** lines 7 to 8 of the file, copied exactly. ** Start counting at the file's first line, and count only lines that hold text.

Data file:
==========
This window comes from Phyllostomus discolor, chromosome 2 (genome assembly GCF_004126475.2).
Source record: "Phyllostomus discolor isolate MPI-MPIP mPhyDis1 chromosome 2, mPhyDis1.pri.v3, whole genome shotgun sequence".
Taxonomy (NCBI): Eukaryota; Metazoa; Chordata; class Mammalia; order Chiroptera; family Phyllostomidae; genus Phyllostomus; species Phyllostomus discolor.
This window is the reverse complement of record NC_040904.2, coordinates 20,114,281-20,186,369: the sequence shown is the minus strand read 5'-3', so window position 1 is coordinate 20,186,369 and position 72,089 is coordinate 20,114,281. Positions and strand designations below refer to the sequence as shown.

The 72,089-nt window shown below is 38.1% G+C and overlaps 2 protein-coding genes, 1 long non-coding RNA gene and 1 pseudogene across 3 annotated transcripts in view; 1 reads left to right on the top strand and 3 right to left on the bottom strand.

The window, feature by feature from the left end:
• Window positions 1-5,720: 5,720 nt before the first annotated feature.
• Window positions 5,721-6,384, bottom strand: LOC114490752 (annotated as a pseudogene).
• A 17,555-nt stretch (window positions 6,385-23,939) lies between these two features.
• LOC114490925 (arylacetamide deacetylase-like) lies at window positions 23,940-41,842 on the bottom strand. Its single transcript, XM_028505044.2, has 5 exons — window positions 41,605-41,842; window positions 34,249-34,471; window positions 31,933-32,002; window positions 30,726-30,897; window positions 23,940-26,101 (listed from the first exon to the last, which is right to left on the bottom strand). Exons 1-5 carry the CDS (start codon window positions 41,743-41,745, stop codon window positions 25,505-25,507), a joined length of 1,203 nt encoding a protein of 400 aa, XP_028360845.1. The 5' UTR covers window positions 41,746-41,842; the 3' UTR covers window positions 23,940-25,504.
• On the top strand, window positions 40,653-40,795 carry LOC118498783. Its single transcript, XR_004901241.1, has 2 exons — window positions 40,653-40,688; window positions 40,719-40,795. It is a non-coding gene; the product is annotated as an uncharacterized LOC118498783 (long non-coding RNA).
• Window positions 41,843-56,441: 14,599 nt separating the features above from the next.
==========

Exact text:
• Window positions 1-5,720: 5,720 nt before the first annotated feature.
• Window positions 5,721-6,384, bottom strand: LOC114490752 (annotated as a pseudogene).